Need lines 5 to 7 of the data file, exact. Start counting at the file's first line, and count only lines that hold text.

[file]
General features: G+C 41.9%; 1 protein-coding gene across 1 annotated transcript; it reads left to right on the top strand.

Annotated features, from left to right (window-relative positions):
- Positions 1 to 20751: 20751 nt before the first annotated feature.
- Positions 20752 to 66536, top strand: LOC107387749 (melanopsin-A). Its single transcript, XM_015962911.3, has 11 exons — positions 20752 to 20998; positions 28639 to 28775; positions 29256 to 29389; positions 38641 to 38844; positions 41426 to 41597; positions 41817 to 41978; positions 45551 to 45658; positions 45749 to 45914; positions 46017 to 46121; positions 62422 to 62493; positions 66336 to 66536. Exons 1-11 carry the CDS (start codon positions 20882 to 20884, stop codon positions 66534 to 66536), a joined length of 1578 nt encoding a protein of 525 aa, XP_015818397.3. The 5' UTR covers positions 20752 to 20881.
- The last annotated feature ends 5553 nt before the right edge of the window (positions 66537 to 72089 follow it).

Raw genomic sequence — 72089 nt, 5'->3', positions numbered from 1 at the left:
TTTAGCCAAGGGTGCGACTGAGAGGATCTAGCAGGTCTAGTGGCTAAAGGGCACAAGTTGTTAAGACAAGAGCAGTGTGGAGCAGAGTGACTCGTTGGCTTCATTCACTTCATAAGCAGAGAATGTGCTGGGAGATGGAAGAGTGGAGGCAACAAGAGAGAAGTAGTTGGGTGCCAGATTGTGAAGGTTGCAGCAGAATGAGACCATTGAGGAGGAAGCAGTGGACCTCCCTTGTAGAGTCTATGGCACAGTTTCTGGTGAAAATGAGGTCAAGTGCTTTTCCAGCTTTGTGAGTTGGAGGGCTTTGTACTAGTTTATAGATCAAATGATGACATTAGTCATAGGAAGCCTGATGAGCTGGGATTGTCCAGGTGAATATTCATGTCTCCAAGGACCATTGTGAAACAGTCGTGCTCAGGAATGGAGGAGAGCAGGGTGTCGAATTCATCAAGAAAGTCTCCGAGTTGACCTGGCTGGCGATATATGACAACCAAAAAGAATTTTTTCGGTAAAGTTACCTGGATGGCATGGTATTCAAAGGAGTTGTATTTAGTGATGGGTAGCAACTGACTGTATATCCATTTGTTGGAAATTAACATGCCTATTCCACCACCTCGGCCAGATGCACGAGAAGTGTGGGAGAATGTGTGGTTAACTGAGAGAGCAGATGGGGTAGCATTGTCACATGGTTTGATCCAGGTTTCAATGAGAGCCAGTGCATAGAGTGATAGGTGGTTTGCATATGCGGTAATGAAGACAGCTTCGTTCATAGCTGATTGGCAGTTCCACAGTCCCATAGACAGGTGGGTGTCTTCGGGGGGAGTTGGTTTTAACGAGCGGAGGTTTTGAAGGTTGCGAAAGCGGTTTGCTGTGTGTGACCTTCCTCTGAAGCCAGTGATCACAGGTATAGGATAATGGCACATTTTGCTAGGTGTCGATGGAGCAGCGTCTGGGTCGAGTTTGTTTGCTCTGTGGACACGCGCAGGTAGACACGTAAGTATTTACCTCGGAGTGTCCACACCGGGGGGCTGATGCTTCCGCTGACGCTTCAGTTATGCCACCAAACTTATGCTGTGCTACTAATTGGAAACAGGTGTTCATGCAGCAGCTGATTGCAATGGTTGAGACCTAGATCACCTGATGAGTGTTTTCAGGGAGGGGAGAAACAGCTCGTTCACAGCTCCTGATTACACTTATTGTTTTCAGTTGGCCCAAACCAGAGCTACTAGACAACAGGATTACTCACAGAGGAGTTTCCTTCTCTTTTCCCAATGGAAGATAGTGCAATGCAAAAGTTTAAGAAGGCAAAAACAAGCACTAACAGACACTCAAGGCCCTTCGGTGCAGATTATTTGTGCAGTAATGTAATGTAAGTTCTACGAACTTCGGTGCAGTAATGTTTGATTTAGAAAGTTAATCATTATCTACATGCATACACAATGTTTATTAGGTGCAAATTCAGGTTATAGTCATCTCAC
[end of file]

- The last annotated feature ends 5553 nt before the right edge of the window (positions 66537 to 72089 follow it).

Raw genomic sequence — 72089 nt, 5'->3', positions numbered from 1 at the left:
TTTAGCCAAGGGTGCGACTGAGAGGATCTAGCAGGTCTAGTGGCTAAAGGGCACAAGTTGTTAAGACAAGAGCAGTGTGGAGCAGAGTGACTCGTTGGCTTCATTCACTTCATAAGCAGAGAATGTGCTGGGAGATGGAAGAGTGGAGGCAACAAGAGAGAAGTAGTTGGGTGCCAGATTGTGAAGGTTGCAGCAGAATGAGACCATTGAGGAGGAAGCAGTGGACCTCCCTTGTAGAGTCTATGGCACAGTTTCTGGTGAAAATGAGGTCAAGTGCTTTTCCAGCTTTGTGAGTTGGAGGGCTTTGTACTAGTTTATAGATCAAATGATGACATTAGTCATAGGAAGCCTGATGAGCTGGGATTGTCCAGGTGAATATTCATGTCTCCAAGGACCATTGTGAAACAGTCGTGCTCAGGAATGGAGGAGAGCAGGGTGTCGAATTCATCAAGAAAGTCTCCGAGTTGACCTGGCTGGCGATATATGACAACCAAAAAGAATTTTTTCGGTAAAGTTACCTGGATGGCATGGTATTCAAAGGAGTTGTATTTAGTGATGGGTAGCAACTGACTGTATATCCATTTGTTGGAAATTAACATGCCTATTCCACCACCTCGGCCAGATGCACGAGAAGTGTGGGAGAATGTGTGGTTAACTGAGAGAGCAGATGGGGTAGCATTGTCACATGGTTTGATCCAGGTTTCAATGAGAGCCAGTGCATAGAGTGATAGGTGGTTTGCATATGCGGTAATGAAGACAGCTTCGTTCATAGCTGATTGGCAGTTCCACAGTCCCATAGACAGGTGGGTGTCTTCGGGGGGAGTTGGTTTTAACGAGCGGAGGTTTTGAAGGTTGCGAAAGCGGTTTGCTGTGTGTGACCTTCCTCTGAAGCCAGTGATCACAGGTATAGGATAATGGCACATTTTGCTAGGTGTCGATGGAGCAGCGTCTGGGTCGAGTTTGTTTGCTCTGTGGACACGCGCAGGTAGACACGTAAGTATTTACCTCGGAGTGTCCACACCGGGGGGCTGATGCTTCCGCTGACGCTTCAGTTATGCCACCAAACTTATGCTGTGCTACTAATTGGAAACAGGTGTTCATGCAGCAGCTGATTGCAATGGTTGAGACCTAGATCACCTGATGAGTGTTTTCAGGGAGGGGAGAAACAGCTCGTTCACAGCTCCTGATTACACTTATTGTTTTCAGTTGGCCCAAACCAGAGCTACTAGACAACAGGATTACTCACAGAGGAGTTTCCTTCTCTTTTCCCAATGGAAGATAGTGCAATGCAAAAGTTTAAGAAGGCAAAAACAAGCACTAACAGACACTCAAGGCCCTTCGGTGCAGATTATTTGTGCAGTAATGTAATGTAAGTTCTACGAACTTCGGTGCAGTAATGTTTGATTTAGAAAGTTAATCATTATCTACATGCATACACAATGTTTATTAGGTGCAAATTCAGGTTATAGTCATCTCAC